Dear Kaiser Permanente,
This afternoon we received your letter informing us of your decision to deny our 6-year-old daughter occupational therapy because she demonstrated, in your words, “no restorative potential.”
This was quite a blow. Not the part about denying OT (at this point, denials from you are a dime a dozen, no offense). If our plan doesn’t cover OT, we accept that and will figure something else out. But that’s not what your letter said. You said the reason she has been denied OT is because she demonstrated no restorative potential… huh, that’s different.
That’s subjective. That’s a decision someone (unknown to us) makes based on some matrix (unknown to us), using selective data (unknown to us) about our daughter to decide whether or not she has restorative potential (which honestly, what that even means is pretty much unknown to us).
And you decided she does not.
So this isn’t actually about the coverage we should get through the plan we pay for. This is about you trying to play God by making judgments on the value of our daughter’s life.
While you clearly deem yourselves knowledgeable enough about our daughter to determine she has no restorative potential — you also clearly don’t know our daughter.
You don’t know the girl who is a survivor and fought twice to stay in my womb before she even reached her 20-week ultrasound. You don’t know the girl who couldn’t suck when she was born but kept trying to choke down milk so she could live and grow.
You don’t know the girl who started having hundreds of seizures a day when she was only 6 months old, whose brain was so overwhelmed with seizures she shouldn’t have been able to do anything but be a zombie and yet would still smile for her daddy.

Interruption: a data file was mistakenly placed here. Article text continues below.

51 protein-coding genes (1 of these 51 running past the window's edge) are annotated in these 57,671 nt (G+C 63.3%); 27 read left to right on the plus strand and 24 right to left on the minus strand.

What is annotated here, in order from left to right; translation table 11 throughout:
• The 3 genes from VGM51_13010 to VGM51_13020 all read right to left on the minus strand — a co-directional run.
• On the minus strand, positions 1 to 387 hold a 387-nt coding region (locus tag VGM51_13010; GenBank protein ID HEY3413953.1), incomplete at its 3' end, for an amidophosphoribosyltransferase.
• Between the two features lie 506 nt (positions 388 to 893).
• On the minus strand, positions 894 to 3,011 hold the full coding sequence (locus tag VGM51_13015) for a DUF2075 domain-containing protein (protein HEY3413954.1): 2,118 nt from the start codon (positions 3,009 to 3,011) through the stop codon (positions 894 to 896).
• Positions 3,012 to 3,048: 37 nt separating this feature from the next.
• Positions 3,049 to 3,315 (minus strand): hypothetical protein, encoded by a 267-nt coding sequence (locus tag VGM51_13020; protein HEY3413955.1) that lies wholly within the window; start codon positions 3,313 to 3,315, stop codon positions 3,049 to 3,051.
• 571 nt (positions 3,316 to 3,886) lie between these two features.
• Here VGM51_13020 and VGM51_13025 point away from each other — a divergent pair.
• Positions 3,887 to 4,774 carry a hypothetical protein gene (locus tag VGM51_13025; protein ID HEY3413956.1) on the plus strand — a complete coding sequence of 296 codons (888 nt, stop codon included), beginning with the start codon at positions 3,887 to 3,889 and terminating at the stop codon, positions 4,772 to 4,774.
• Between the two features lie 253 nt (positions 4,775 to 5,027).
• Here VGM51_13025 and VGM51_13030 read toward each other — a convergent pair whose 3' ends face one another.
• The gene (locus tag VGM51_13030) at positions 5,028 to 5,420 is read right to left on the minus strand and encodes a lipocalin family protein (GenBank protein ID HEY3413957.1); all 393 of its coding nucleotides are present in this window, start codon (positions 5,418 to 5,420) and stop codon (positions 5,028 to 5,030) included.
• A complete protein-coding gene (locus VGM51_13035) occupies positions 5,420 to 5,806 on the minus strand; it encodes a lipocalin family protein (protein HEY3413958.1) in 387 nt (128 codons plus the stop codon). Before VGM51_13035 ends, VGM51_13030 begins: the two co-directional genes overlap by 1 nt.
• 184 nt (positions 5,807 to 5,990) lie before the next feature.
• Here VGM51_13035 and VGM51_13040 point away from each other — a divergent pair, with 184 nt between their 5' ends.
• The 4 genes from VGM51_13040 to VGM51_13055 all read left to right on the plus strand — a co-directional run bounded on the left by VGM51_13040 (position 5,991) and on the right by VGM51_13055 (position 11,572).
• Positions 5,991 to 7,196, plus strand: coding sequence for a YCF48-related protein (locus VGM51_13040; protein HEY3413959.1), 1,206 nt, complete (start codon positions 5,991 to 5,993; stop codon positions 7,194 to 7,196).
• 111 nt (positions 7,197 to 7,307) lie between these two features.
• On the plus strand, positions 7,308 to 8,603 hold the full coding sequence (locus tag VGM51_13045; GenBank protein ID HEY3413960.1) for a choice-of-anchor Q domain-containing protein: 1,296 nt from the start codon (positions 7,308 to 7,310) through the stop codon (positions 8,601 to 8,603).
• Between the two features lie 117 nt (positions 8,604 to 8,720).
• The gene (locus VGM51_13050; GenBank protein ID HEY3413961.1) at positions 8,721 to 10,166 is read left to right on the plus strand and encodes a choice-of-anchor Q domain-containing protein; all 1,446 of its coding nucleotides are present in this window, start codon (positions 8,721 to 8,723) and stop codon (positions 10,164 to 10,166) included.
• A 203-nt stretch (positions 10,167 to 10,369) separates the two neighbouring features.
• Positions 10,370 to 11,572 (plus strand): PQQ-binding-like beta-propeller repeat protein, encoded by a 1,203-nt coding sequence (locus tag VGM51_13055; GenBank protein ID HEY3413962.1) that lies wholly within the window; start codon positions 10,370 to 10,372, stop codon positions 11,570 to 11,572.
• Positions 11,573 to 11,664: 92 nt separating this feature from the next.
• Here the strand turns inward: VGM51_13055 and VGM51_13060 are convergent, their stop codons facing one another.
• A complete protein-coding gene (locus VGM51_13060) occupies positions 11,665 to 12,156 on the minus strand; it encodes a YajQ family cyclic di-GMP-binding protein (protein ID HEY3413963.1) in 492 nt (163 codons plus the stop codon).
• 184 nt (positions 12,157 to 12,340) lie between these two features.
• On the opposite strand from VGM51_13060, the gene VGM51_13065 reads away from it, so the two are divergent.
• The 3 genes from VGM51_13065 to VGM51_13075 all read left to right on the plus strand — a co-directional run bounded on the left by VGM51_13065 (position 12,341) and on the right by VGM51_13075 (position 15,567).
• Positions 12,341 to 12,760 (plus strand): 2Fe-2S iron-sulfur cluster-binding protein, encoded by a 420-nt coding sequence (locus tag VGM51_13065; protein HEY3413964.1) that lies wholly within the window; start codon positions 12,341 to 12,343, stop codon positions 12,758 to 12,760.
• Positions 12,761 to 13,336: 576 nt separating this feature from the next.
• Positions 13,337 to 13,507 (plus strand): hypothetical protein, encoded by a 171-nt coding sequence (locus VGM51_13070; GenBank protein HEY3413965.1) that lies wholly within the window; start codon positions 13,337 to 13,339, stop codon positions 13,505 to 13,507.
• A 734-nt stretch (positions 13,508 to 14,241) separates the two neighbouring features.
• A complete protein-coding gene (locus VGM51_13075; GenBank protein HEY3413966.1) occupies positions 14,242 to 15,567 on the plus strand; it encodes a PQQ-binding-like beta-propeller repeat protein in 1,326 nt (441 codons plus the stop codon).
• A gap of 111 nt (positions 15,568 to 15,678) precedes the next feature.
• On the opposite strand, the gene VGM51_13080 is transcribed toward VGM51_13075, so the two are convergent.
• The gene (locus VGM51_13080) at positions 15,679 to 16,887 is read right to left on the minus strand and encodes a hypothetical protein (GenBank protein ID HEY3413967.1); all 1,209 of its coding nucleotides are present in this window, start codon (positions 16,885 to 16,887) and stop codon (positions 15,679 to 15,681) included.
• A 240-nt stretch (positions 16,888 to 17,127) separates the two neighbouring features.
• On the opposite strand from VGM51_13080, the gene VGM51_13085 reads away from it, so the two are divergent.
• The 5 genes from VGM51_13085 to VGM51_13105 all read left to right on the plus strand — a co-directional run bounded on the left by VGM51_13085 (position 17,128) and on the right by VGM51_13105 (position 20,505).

You don’t know the girl who went through medication after medication after medication to reduce her seizures enough for her brain to finally, at 18 months old, get a break and begin to recover. Who miraculously started using her vision after a year of being blind, who learned to sit up on her own at age 2, who started to reach for toys, to hold her own bottle and put her own pacifier in her mouth at age 3. All of this to the amazement and wonder of those of us watching her closely.
You don’t know the girl who continues to meet developmental milestones even after her seizures returned, this time in the rare form of a static seizure during sleep. You are a medical expert, so I’m sure you know all about ESES and I don’t have to explain this to you, but just in case, this means she gets NO GOOD SLEEP. Imagine how you feel after one night of bad sleep. This girl has been without restful sleep for three years. She closes her eyes to sleep and her brain goes into a constant seizure and yet, even in spite of this, she continues to develop. You try that. You go without sleep for even three days and see how well you are functioning, let alone three years.
Without sleep, she has started standing up and taking steps. She has learned to do somersaults and boy, they are the most amazing somersaults you’ve ever seen. She signs yes and no, she looks at books, she points to her eyes when she wants her glasses and she points to pictures of toys she would like to play with.